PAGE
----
Want to learn the pouring technique in the privacy of your own home? Jen will come to you!
In this one-day workshop you will learn two different pouring techniques and everything you need to get started pouring on your own.
Class size from 4- 10 adults (age 10 and older).
Each student takes home two finished canvases.
All supplies are included.
Available in all of San Diego county.
Email Jengineered@gmail.com for pricing and availability.
Our acrylic pouring class provides a lot of what is needed to get started with. However, because everyone's style is different it's best if you provide your own paints. I recommend cheaper, more fluid paints and Sargent brand is one of my favorites.
You can use any type of convas, art panel, or wooden artist board that you like. When starting, I highly recommend starting small and having multiple sizes to choose from.
This type of painting is very messy and you will need something to transport your wet art home with you. To do this, you can use a plastic-lined cardboard box, or tray. However, I find it much easier to use a plastic bin with a lid. There are many places to find them, but if you're short on time, here is a good sized one on Amazon.
Because this type of art is messy it's important to wear clothes that you don't mind getting paint on. It also helps to put something down to collect the excess paint that drips off your canvas. For this I often use advertising mailers or old newspapers.
Gloves are very useful to help with the clean up process, and protect your nails or hands from looking a mess. Any type will work, but this is what I use.
There are many pouring mediums out there. Having tried a few, my favorite is Floetrol. You use a lot of this so I suggest buying in large quantities when you are painting on your own. A gallon can be purchased at Home Depot or Lowes. Alternatively it can be found online but for a slightly higher price due to shipping weight.
I prefer plastic cups so that you can wash and reuse them. Flat walled and shorter are best, but also large enough to hold enough paint.
Popsicle sticks make the best stirrers. They also can be wiped off and reused, but you will be using multiple at once, so get a large pack.
Although silicone is not necessary for cell creation, it helps when you use certain paints together. Always buy 100% silicone.
If you want a complete starter kit with the paint, gloves, cups, stirrers, Floetrol and even canvas (although you'll need a LOT more canvases in addition to this) here is a kit.
You can choose any kind of acrylic paint, and even use different brands and styles of paint when creating art. I am a big fan of Liquitex basic paints as they have a good amount of pigment and are very affordable. It's important to at least have the primary colors - Red, Blue, Yellow, as well as Black and White in your collection.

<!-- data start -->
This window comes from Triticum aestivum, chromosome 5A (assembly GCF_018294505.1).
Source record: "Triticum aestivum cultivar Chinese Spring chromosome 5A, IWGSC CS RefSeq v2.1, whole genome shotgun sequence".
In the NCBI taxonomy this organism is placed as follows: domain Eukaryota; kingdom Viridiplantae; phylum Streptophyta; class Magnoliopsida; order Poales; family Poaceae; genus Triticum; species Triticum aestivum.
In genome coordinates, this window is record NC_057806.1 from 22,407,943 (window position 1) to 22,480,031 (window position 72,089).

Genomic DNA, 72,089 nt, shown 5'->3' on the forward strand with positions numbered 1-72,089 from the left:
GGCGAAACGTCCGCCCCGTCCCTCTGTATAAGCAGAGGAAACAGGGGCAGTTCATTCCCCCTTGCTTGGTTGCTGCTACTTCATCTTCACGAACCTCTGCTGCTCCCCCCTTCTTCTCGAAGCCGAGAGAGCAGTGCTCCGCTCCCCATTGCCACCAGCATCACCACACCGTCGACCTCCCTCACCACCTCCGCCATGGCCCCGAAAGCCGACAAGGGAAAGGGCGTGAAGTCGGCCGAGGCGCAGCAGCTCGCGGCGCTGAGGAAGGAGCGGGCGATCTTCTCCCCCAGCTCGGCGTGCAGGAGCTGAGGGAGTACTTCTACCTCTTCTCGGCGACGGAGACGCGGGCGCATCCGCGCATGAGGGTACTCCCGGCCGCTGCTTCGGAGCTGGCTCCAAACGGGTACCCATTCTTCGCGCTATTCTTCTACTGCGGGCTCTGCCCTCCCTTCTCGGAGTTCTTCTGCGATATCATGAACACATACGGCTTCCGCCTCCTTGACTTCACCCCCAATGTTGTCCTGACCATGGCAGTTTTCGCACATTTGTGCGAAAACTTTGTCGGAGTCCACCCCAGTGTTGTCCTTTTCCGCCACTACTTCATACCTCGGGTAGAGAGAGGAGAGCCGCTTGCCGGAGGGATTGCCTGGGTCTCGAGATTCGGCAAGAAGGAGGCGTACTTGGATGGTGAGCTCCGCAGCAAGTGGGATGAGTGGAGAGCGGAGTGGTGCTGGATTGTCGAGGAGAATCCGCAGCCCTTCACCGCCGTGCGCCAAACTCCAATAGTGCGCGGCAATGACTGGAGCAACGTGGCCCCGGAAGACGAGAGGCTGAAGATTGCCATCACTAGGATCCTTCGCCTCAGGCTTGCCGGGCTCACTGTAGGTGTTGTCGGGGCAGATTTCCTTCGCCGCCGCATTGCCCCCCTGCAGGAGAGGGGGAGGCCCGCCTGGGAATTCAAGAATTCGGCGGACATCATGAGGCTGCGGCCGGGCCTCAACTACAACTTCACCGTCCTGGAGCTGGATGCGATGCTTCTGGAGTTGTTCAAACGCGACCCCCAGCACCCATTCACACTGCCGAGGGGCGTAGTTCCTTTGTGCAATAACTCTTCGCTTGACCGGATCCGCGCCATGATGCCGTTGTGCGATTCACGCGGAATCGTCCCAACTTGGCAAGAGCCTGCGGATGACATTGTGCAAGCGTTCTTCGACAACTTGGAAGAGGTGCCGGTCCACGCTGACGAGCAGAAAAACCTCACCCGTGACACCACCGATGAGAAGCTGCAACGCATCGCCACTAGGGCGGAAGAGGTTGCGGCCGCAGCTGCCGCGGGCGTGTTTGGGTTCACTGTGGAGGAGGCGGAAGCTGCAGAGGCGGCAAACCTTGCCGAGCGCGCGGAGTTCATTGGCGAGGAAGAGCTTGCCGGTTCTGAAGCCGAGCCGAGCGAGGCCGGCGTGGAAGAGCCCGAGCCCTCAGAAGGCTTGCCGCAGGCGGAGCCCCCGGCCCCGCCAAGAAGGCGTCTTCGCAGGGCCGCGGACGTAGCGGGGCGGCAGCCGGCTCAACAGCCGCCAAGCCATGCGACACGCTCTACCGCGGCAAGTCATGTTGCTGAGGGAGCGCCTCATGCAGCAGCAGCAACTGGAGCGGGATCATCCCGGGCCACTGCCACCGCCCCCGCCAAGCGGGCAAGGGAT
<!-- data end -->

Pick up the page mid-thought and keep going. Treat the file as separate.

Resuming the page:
Paintings can be on any size canvas, however you may want to start small and work your way up. I recommend a few 16'x20" canvases.
Paint brushes come in a myriad of sizes and shapes and choosing which one can be daunting. I will go over the basics in class, but to get started you should have both large and small sizes. Here is a great starter pack.
In painting, you often mix colors in various ways to get different effects. So you will need something large and sturdy to mix on. For this reason I recommend an art panel over traditional palettes. You can sand it down as it gets thick and it doubles as its own art piece after a while.
There is an endless supply of additional items you can use for your art and I'll go over many of these in class. However, I do recommend any artist have some palette knives because they are so versitile.
Additionally, you will need a small cup for water to place your paint brushes in before cleaning them. And as always, wear clothes you don't mind getting paint on.
I've tried quite a few and by far my favorite is Pro Marine resin. It's suitable for bar tops and outside use, and is very resistant to yellowing. It's also simple to use and one of the more affordable options.
You will need to measure the resin exactly each time you use it. So I find these measured cups to be perfect. I can re-use these a few times and don't often run out.
With resin, you go through a lot of stirrers and want something more sturdy than a standard coffee stirrer. Longer is also better so you can reach deep in your cup and these are the perfect size.
Sometimes you need to mask of certain areas of your work so that the resin does not adhere to it. For this you need a sturdy tape that can peel the resin off with it.
To help pop bubbles in the resin before it's cured, a simple Butane blow torch is ideal. It is advised to have a separate torch for your art than for your food, as you will get resin on the handle and don't want to ever have that around food preparation.
The Butane cannot be purchased online, but you can easily get it at any hardware store.
There is something about glitter that makes resin really pop. My favorite is this fine, holographic glitter that goes with almost anything.
To tint your resin with an opaque color, always use 100% Mica powder. There are many different sets available but this is my favorite for variety and brightness of color
To tint your resin with a translucent color, use alcohol inks. This is my favorite set.
You will always need plastic tarps to put down below your pieces, cups or things to elevate your piece from resin drip off, and gloves.
Although this resin has been deemed safe to use and the vapors aren't harmful, they do smell. If you plan to do a lot of work with resin, especially in a closed space or are sensitive to odors, then I recommend picking one of these up. Make sure the respirator is for "organic vapors" and a the correct size for your face. Despite this being deemed "small" I find it fits very well, as you'd rather go smaller with a tight fit than have it be too big.